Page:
- 22 Sep 07, 08:39 PM
Paris - What hope an Irish miracle? The faces of the players as they wandered through the interview area in the bowels of the Stade de France on Friday told a story.
For them, the French match was THE one. Defeat has all but condemned them to an early exit, and don’t they know it.
A pall of gloom hangs over the squad, despite the defiant mutterings of the captain and coach. Barring an astonishing turn of events next Sunday, the golden generation have missed the boat.
In retrospect we saw it coming. Talk of a “backs to the wall” performance, revelling in the underdog tag, and a camp “galvanised ” by criticism may just have blurred the grim facts.
This Ireland side is back-pedalling. In fact it seems to have been in reverse gear since Vincent Clerc scuttled through to spoil the party at Croke Park in the Six Nations.
It’s often said that a good side don’t become a bad one overnight. Ireland have managed it in a handful of months.
So what has happened? First the on-field stuff….
The pack has lost its bite. Never an eight to instil fear in terms of sheer physical presence, they always made up for it with commitment, resolution and no little skill. They were rarely bullied, usually disciplined, and efficient at the set-piece. O’Connell and O’Callaghan at their peak are among the best line-out operators in the world.
And where do you start with the backs? So often the conductor of the Irish orchestra, Ronan O’Gara’s been missing his notes at every turn. Gone are the persistent pinpoint punts that lift his men. Gone is the swagger that signals his game is ticking. Gone is the ability to unleash his midfield.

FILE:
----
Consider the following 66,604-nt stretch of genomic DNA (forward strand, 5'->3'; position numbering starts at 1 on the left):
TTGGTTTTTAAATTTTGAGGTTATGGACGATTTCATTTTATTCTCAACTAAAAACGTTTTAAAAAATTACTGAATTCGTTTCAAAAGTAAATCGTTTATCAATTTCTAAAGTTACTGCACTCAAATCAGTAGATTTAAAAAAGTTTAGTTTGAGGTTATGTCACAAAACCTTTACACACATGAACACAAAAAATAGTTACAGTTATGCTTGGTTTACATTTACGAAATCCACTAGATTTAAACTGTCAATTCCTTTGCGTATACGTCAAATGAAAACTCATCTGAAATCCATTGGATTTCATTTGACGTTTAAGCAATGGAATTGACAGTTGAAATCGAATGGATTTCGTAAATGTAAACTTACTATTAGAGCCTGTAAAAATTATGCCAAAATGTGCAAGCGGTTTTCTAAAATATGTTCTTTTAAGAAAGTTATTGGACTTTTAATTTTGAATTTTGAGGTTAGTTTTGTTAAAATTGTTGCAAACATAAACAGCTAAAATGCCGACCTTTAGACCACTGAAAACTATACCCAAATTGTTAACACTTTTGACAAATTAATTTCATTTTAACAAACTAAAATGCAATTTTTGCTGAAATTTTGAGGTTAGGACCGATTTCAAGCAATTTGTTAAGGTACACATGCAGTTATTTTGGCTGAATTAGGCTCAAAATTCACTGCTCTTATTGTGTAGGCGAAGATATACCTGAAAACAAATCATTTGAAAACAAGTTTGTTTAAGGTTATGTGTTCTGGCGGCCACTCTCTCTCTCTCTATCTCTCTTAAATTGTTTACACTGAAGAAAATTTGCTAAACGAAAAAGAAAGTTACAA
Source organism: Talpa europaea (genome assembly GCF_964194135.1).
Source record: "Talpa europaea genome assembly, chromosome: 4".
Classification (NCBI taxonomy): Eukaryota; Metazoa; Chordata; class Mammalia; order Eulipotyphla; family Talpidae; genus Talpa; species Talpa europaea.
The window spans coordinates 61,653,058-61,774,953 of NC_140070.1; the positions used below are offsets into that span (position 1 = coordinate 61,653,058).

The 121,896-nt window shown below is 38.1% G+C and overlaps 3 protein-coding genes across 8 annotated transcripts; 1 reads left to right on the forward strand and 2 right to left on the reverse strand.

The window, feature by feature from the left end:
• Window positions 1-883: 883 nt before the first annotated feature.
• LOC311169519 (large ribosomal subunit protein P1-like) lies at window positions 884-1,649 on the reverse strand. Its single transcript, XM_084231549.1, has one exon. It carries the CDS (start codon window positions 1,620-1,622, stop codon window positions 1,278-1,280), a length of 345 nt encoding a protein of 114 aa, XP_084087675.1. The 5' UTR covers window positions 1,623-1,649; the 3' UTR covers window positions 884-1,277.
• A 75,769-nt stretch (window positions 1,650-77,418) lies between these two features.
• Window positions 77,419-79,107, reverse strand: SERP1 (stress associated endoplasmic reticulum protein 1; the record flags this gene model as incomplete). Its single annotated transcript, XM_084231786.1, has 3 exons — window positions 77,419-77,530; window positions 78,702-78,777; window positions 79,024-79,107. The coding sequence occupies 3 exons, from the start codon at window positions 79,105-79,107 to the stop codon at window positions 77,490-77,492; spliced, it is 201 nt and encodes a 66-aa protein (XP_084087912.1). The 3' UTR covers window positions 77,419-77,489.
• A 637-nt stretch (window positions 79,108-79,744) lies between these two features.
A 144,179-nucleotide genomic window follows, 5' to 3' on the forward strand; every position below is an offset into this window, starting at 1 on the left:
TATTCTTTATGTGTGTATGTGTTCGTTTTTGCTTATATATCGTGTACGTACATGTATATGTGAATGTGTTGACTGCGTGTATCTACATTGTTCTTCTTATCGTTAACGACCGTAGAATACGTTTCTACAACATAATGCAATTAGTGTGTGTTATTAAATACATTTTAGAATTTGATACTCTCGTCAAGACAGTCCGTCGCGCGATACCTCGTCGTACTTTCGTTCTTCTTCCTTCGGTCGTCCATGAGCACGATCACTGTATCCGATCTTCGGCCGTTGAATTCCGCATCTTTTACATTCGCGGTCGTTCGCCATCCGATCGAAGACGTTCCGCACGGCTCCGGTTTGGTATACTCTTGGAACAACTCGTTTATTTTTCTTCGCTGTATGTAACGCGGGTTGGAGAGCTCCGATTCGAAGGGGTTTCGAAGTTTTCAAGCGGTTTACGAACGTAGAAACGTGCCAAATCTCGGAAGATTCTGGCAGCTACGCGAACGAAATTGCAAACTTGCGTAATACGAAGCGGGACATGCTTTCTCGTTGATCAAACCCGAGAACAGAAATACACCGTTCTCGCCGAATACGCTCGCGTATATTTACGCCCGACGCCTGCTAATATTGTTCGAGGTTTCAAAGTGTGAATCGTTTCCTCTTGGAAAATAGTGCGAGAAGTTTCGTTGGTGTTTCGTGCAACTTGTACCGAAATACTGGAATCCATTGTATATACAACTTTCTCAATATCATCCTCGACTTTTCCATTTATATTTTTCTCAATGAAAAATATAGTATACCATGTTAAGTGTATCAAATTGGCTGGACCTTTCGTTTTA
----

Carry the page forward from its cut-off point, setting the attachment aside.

Aaah the midfield. The dream ticket, the perfect pair, the scourge of Six Nations past.
Where are you Brian O’Driscoll? Where are the devilish angles, the dynamite breaks, the low-slung magic? Neither he nor Gordon D’Arcy is hitting the line with any pace, or from any depth.
Radio 5 Live’s summariser Hugo MacNeill had his head in his hands last night during our commentary. Time after time he stressed that the lack of invention and fluency stemmed from three-quarters aligned in an ugly, flat formation. These are fundamentals.
And so to the off-field shenanigans. Even from this close range, seeing the squad on a daily basis, it’s impossible to decipher fact from fiction.
The over-worked Rumour Mill has players storming out, key men troubled by complicated non-rugby related issues, and simmering frustration at the isolated team base in Bordeaux.
There are more, but the stories are tall, and some of them have grown wings and flown off into the land of pure fantasy. What is abundantly clear is that the unsettled nature of the party is affecting performance. The bad karma off the pitch is finding its way onto it. Eddie O’Sullivan seems powerless to do anything about it.
There’s a warbling sound close by. I think I can make out the fat lady warming up.
PS: In stark contrast to Ireland’s tortured progress, I was lucky enough to see Tonga’s magnificent effort against the Springboks in Lens.
To see their brand of adventurous, ambitious rugby was a revelation, and but for a very dubious ruling over a forward pass, things just might have been different. We might have been discussing the biggest upset in World Cup history. England are in for a scrap next Friday.
Alastair Eykyn is a Radio 5 live reporter specialising in rugby union, tennis and hockey. He is covering Ireland at the World Cup and you can see 5 live's full broadcast schedule here.